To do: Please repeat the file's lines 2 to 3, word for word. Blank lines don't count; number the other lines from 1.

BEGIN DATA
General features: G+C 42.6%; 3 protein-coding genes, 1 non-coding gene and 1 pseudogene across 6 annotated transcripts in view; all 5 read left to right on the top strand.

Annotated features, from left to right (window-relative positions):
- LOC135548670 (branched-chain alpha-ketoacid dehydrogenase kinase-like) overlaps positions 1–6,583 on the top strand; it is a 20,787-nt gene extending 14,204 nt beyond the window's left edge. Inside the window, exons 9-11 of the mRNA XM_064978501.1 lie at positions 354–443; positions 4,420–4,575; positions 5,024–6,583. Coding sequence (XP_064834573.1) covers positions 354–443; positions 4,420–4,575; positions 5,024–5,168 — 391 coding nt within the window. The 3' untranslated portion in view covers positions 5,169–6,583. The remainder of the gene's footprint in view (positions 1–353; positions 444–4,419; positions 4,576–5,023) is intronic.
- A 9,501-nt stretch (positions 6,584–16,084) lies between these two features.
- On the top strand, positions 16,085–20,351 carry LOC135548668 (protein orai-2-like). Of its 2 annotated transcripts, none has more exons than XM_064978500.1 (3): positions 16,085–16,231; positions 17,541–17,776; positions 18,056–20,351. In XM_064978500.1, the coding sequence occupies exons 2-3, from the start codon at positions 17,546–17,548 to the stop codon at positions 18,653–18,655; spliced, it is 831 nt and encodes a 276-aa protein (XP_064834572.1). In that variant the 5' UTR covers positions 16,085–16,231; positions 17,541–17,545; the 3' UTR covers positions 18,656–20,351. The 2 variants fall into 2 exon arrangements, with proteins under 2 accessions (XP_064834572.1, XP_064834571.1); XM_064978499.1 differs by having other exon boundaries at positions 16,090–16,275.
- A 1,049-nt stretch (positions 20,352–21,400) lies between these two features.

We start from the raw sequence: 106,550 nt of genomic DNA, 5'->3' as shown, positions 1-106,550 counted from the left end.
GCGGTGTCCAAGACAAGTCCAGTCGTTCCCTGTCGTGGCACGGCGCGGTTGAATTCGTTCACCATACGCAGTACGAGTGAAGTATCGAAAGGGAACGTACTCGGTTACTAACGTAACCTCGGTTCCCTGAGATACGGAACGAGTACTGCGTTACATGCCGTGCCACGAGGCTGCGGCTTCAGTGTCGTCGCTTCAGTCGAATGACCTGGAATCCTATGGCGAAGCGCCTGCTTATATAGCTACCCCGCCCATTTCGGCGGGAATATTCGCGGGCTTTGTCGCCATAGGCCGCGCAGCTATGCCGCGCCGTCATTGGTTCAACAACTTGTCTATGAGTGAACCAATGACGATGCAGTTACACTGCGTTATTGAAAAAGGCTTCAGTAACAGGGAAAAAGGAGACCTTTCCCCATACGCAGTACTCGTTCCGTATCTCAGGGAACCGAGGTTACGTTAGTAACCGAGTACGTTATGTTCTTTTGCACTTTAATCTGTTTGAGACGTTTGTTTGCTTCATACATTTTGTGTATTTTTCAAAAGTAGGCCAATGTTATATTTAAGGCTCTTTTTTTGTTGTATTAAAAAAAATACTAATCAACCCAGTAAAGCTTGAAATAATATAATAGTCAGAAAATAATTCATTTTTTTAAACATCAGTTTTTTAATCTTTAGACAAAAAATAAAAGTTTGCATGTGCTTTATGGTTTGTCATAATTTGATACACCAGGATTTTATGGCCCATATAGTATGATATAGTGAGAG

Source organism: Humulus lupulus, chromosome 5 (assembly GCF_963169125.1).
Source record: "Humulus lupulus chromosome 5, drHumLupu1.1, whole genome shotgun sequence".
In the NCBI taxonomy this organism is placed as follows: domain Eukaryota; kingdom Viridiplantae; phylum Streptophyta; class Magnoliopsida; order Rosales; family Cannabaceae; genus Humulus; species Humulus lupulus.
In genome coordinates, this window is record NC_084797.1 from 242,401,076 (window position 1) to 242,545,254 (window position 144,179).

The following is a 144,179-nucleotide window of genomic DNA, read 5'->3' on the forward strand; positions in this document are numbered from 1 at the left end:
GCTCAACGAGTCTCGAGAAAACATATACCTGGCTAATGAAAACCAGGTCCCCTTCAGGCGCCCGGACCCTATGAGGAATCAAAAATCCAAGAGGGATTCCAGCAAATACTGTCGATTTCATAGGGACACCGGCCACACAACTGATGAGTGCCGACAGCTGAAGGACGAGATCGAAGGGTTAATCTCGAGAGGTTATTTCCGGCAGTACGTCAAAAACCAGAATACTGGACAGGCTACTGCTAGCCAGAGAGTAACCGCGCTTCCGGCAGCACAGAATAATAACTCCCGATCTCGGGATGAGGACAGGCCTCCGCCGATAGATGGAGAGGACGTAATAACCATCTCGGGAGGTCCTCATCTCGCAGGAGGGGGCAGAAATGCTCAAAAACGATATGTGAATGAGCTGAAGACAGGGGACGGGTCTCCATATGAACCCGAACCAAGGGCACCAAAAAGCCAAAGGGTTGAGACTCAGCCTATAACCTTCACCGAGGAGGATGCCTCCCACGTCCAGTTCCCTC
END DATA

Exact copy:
Annotated features, from left to right (window-relative positions):
- LOC135548670 (branched-chain alpha-ketoacid dehydrogenase kinase-like) overlaps positions 1–6,583 on the top strand; it is a 20,787-nt gene extending 14,204 nt beyond the window's left edge. Inside the window, exons 9-11 of the mRNA XM_064978501.1 lie at positions 354–443; positions 4,420–4,575; positions 5,024–6,583. Coding sequence (XP_064834573.1) covers positions 354–443; positions 4,420–4,575; positions 5,024–5,168 — 391 coding nt within the window. The 3' untranslated portion in view covers positions 5,169–6,583. The remainder of the gene's footprint in view (positions 1–353; positions 444–4,419; positions 4,576–5,023) is intronic.